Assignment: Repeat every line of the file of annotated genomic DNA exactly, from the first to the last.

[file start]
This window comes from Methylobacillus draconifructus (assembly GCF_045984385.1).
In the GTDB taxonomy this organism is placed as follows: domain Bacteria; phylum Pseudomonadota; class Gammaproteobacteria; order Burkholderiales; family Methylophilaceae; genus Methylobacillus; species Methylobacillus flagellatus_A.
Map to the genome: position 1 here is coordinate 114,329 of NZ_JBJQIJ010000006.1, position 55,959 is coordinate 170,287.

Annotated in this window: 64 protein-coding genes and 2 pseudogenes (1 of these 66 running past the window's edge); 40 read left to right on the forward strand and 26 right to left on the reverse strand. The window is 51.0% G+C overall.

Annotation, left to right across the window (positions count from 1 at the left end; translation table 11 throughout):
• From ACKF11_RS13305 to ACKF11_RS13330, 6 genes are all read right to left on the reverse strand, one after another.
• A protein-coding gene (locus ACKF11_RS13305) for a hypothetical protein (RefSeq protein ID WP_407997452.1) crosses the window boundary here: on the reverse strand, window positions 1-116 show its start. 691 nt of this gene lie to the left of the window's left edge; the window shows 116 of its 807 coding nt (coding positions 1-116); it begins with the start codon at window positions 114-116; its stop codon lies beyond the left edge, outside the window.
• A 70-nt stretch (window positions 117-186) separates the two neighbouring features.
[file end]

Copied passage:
This window comes from Methylobacillus draconifructus (assembly GCF_045984385.1).
In the GTDB taxonomy this organism is placed as follows: domain Bacteria; phylum Pseudomonadota; class Gammaproteobacteria; order Burkholderiales; family Methylophilaceae; genus Methylobacillus; species Methylobacillus flagellatus_A.
Map to the genome: position 1 here is coordinate 114,329 of NZ_JBJQIJ010000006.1, position 55,959 is coordinate 170,287.

Annotated in this window: 64 protein-coding genes and 2 pseudogenes (1 of these 66 running past the window's edge); 40 read left to right on the forward strand and 26 right to left on the reverse strand. The window is 51.0% G+C overall.

Annotation, left to right across the window (positions count from 1 at the left end; translation table 11 throughout):
• From ACKF11_RS13305 to ACKF11_RS13330, 6 genes are all read right to left on the reverse strand, one after another.
• A protein-coding gene (locus ACKF11_RS13305) for a hypothetical protein (RefSeq protein ID WP_407997452.1) crosses the window boundary here: on the reverse strand, window positions 1-116 show its start. 691 nt of this gene lie to the left of the window's left edge; the window shows 116 of its 807 coding nt (coding positions 1-116); it begins with the start codon at window positions 114-116; its stop codon lies beyond the left edge, outside the window.
• A 70-nt stretch (window positions 117-186) separates the two neighbouring features.